But, before that happened, the physical scientist Darwin had his counterparts in the social sciences: his contemporaries Karl Marx and Frederick Engels. The Communist Manifesto appeared in 1848, just before a revolutionary upsurge in Europe and 11 years before Darwin's Origin of Species.

Building on the work of philosophers and economists before them, Marx and Engels came up with a perspective that parallels Darwin's in its explanation of how society evolves. Every social system is born, develops, and dies, they said, because of identifiable historical and material reasons; change results from the interaction of one thing with another. No system can be eternal.

They recognized that their method of analysis, called dialectical materialism, applies both to social and natural reality. It's the method scientists use, whether or not they know the term. Engels wrote a brilliant treatment of its application to the physical world — including an appreciative analysis of Darwin — in his book Dialectics of Nature.

Darwin, Marx and Engels were kindred spirits because they saw things in this logical, dynamic way. Darwin's scientific approach led him to instinctively oppose oppression. He was horrified by the slavery he saw in Brazil. He objected to the exploitation of aboriginal peoples. His emphasis on human beings as one species was fundamentally at odds with the racist notion of "subhumans." And — oh, the horror! — he pointed out that humans are an integral part of the animal kingdom.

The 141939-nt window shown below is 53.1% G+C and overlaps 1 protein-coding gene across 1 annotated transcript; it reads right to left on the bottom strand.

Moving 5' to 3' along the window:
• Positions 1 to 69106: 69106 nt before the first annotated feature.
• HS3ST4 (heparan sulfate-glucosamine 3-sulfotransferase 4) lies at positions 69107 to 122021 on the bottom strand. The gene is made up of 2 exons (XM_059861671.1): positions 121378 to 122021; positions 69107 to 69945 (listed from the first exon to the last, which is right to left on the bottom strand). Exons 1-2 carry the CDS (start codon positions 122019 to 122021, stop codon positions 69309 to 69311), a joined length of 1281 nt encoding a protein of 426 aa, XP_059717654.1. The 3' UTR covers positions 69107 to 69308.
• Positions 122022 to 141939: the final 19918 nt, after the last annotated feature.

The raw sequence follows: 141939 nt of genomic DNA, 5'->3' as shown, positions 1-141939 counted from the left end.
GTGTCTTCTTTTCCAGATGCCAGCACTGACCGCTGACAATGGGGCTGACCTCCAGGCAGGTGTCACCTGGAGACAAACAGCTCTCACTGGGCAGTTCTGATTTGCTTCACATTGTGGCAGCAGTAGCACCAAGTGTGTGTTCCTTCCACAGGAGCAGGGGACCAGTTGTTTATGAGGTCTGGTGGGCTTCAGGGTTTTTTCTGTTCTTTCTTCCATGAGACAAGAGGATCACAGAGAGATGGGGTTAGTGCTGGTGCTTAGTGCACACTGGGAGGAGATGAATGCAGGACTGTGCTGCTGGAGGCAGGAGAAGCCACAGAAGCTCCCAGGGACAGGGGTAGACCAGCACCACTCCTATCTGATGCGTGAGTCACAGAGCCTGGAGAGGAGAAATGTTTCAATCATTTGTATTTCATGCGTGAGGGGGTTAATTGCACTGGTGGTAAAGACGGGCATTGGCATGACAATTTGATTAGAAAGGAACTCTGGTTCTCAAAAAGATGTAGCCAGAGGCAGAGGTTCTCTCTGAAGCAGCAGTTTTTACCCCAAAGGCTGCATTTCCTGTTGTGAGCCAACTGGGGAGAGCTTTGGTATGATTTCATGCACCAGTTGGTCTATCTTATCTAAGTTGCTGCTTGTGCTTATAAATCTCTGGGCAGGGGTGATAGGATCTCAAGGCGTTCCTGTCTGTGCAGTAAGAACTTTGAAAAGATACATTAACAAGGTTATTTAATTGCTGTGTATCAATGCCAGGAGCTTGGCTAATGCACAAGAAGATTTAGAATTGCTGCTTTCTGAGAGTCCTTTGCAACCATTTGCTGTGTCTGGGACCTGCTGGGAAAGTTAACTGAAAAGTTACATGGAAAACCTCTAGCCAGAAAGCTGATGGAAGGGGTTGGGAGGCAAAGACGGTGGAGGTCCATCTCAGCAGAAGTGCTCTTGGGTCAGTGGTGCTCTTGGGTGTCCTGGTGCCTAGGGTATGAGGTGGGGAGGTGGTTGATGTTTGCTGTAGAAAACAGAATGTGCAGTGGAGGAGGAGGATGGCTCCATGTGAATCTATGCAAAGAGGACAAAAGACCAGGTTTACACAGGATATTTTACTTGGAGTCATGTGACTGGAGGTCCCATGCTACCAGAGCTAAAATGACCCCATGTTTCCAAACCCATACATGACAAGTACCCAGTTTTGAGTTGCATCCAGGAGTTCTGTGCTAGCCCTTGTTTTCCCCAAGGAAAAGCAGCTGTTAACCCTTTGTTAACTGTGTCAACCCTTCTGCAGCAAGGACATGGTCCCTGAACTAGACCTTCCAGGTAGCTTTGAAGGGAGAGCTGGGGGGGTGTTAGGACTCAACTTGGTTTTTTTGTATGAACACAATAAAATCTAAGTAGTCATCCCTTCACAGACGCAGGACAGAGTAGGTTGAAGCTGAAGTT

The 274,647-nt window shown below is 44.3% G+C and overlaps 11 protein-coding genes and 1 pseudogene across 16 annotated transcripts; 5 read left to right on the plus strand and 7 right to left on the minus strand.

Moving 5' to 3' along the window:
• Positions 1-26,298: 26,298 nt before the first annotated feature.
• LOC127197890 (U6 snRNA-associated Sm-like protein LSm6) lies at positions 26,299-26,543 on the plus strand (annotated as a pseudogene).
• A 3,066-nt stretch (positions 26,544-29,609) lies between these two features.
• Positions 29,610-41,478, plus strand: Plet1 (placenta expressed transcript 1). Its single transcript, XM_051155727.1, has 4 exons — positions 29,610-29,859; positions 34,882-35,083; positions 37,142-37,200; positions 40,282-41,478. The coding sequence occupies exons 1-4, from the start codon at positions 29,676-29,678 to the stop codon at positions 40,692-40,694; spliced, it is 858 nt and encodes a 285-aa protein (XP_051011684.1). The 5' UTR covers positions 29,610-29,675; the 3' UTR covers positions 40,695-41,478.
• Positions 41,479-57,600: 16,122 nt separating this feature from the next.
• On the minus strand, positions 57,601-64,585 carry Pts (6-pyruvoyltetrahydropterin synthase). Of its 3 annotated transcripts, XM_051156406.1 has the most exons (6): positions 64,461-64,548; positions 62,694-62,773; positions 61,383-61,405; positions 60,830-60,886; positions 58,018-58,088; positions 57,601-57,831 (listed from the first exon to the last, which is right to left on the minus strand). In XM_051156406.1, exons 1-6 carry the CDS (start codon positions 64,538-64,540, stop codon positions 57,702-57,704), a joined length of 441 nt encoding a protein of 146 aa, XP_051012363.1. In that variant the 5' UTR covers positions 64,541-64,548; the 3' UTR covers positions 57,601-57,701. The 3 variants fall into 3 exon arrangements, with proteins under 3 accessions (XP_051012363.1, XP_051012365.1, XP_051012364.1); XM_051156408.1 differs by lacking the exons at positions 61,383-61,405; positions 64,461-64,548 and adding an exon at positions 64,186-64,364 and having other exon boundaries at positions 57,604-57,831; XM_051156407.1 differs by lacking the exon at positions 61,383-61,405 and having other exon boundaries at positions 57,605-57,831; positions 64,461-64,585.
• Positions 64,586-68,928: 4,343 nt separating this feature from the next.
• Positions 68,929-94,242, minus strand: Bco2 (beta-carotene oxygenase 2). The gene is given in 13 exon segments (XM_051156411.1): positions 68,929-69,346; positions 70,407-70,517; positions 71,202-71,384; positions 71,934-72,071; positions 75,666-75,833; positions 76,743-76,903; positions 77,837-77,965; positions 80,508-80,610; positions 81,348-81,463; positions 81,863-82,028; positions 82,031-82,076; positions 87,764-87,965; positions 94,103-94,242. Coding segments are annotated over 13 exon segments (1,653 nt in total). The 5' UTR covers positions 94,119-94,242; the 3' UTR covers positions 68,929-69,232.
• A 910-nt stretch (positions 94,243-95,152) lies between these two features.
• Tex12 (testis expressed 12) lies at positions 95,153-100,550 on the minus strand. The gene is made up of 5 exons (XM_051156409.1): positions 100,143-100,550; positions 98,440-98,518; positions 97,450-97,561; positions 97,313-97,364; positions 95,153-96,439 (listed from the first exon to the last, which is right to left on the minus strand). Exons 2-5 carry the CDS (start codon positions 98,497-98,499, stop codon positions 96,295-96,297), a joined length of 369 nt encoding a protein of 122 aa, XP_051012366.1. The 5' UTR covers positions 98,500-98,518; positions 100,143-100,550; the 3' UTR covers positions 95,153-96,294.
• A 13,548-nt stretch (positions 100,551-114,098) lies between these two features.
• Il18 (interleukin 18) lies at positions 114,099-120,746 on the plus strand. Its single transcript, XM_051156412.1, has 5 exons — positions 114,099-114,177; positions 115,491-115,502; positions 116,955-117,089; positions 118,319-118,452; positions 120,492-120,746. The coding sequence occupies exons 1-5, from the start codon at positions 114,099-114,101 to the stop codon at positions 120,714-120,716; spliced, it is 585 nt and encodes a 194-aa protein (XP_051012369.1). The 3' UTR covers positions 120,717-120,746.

Darwin has much more in common with Marx and Engels than with the so-called social Darwinists who twist his theory into a simplistic glorification of competition between individuals ("survival of the fittest") and use it to justify the dog-eat-dog nature of capitalism.

Actually, a key element for species survival — one Darwin recognized — is the capacity to cooperate. Without it, humans would have been dinner for the large cats of Africa, our ancestral home, long before we could create modern society.

In today's global crisis, too, it will be our ability to work together that will determine our survival. In order to end war, act to save our planet, and take the reins of power away from the obscenely rich few, the overwhelming majority must cooperate to take the next logical step. The wealth of our world is collectively created; when it is also collectively shared, we can guarantee a continuing future for Homo sapiens.

Let's use the brain that evolution gave us to make sure we have a 300th birthday of Charles Darwin to celebrate!